From Publishers Weekly
Copyright 1998 Reed Business Information, Inc. --This text refers to an out of print or unavailable edition of this title.
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This book fills in the gap to many questions that pertain to our origins. Mr.Tattersall writes in laymans terms that jsut about anyone can interpret. Read morePublished on February 9, 2011 by Daryl Ogden
Paleoanthropologist Ian Tattersall tackles a difficult question: what is it, exactly, that differentiates us (Homo sapiens) from other primates and our direct biological ancestors? Read morePublished on April 2, 2007 by doc peterson
I would give Tattersall a "good", but not "excellent" rating for this book. When he discusses fossil evidence, he is so heavily nuanced that he almost says nothing at all. Read morePublished on September 7, 2006 by Ralph D. Hermansen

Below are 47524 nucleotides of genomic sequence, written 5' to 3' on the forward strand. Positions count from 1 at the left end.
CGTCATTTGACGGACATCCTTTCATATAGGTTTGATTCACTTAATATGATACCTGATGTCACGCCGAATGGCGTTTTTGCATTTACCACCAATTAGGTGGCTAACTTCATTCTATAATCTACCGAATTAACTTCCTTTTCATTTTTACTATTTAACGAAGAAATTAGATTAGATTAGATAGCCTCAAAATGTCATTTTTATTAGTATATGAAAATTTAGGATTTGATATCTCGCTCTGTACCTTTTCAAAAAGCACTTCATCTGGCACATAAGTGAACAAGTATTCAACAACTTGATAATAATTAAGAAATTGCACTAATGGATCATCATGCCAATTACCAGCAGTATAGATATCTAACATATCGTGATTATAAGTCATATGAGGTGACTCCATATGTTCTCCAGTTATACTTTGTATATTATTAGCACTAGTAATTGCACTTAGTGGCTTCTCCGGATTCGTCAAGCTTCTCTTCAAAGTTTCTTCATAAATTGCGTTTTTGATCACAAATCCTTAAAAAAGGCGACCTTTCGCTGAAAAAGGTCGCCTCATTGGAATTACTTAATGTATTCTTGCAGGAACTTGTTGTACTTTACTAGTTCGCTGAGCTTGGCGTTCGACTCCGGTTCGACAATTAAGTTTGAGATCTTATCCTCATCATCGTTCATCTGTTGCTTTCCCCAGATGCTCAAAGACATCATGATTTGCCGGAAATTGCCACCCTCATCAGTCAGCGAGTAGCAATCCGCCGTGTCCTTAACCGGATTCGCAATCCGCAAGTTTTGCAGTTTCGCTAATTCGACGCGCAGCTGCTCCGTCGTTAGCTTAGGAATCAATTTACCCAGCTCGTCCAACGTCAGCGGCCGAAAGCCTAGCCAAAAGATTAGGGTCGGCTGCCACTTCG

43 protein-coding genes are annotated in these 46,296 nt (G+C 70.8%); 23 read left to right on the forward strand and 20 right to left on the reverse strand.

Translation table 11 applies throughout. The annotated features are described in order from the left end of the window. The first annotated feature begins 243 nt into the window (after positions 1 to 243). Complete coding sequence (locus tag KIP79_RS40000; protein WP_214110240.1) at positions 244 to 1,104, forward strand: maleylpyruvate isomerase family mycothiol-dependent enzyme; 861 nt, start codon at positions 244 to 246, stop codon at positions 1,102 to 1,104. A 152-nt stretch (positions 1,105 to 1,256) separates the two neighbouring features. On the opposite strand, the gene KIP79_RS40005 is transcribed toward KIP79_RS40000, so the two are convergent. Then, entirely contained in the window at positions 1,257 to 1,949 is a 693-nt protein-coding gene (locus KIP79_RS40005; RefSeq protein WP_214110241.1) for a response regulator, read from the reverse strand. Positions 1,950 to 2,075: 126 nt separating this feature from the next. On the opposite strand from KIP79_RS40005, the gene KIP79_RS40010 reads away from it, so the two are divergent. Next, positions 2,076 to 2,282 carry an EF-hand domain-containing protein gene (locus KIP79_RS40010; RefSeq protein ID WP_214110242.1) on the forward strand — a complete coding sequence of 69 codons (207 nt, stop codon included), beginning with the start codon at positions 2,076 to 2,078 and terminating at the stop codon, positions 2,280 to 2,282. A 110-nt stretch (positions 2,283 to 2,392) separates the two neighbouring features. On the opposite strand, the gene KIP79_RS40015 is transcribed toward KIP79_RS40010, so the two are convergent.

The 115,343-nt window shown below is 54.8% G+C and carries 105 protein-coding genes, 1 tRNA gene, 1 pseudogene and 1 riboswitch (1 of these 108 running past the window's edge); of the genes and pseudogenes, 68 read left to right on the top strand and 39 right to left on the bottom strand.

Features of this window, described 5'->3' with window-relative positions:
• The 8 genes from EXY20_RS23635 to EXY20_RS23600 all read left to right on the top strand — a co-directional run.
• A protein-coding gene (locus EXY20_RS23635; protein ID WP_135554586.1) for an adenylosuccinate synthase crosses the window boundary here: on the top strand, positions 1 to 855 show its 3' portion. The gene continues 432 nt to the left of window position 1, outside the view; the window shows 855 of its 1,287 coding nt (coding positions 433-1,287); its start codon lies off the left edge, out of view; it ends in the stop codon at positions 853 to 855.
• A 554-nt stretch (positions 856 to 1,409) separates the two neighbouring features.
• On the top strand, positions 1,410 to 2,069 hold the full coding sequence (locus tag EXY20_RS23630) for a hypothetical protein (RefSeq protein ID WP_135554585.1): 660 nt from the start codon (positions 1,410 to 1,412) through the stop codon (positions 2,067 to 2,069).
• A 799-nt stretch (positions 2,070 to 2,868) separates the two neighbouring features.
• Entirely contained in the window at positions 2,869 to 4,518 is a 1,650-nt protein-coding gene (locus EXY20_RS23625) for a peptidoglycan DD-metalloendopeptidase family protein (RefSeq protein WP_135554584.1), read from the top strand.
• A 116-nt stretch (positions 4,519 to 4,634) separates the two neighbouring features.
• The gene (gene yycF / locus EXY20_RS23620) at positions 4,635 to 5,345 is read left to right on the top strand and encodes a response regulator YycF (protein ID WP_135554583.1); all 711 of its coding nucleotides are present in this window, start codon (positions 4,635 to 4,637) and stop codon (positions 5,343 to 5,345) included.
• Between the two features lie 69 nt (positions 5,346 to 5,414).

The book was a REVIEW of what over many years research all other men have 'measured with their thoughts and efforts' over the origin of human kind.. Read morePublished on July 2, 2006 by Pauline B. Larach
This was a well written book, but at the same time I feel it didn't go deep enough or far enough into detail. Read morePublished on November 17, 2005 by S. Griewank
First the good new:
Mr. Tattersall has some interesting ideas and keeps them concise.
The bad news:
His language is alittle high-brow for me. Read more
Tattersall's departure from the mainstream in documenting what is known about our evolutionary track as humans is a solid survey text for the casual reader. Read morePublished on August 31, 2004 by David Durovy
Read as part of barnes-noble online classes in human evolution. A good pick for an intro textbook on rise and evolution of us. Read morePublished on November 29, 2002 by R. M. Williams
Ian Tattersall's discourse on what makes us (humans) unique - and the unincredulous evolutionary processes that worked to ensure that uniqueness - is remarkable. Read morePublished on February 12, 2002 by Edwin B. Wollet